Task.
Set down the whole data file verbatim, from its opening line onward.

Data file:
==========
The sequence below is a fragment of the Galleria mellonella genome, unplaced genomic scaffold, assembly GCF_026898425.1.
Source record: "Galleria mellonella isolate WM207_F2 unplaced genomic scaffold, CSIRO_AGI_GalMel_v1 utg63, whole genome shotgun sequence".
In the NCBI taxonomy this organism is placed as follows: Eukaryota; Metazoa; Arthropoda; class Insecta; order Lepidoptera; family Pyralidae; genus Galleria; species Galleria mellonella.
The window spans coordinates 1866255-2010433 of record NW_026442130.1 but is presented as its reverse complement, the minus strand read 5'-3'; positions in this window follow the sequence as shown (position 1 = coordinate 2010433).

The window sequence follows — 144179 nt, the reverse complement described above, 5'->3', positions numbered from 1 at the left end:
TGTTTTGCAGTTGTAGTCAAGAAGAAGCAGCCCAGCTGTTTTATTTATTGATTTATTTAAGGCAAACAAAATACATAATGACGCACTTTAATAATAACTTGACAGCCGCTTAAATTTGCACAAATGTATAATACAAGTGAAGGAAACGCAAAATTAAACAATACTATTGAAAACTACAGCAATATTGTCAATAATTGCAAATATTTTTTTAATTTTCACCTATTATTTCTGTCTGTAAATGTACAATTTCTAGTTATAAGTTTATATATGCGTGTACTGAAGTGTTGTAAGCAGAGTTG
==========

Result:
The sequence below is a fragment of the Galleria mellonella genome, unplaced genomic scaffold, assembly GCF_026898425.1.
Source record: "Galleria mellonella isolate WM207_F2 unplaced genomic scaffold, CSIRO_AGI_GalMel_v1 utg63, whole genome shotgun sequence".
In the NCBI taxonomy this organism is placed as follows: Eukaryota; Metazoa; Arthropoda; class Insecta; order Lepidoptera; family Pyralidae; genus Galleria; species Galleria mellonella.
The window spans coordinates 1866255-2010433 of record NW_026442130.1 but is presented as its reverse complement, the minus strand read 5'-3'; positions in this window follow the sequence as shown (position 1 = coordinate 2010433).

The window sequence follows — 144179 nt, the reverse complement described above, 5'->3', positions numbered from 1 at the left end:
TGTTTTGCAGTTGTAGTCAAGAAGAAGCAGCCCAGCTGTTTTATTTATTGATTTATTTAAGGCAAACAAAATACATAATGACGCACTTTAATAATAACTTGACAGCCGCTTAAATTTGCACAAATGTATAATACAAGTGAAGGAAACGCAAAATTAAACAATACTATTGAAAACTACAGCAATATTGTCAATAATTGCAAATATTTTTTTAATTTTCACCTATTATTTCTGTCTGTAAATGTACAATTTCTAGTTATAAGTTTATATATGCGTGTACTGAAGTGTTGTAAGCAGAGTTG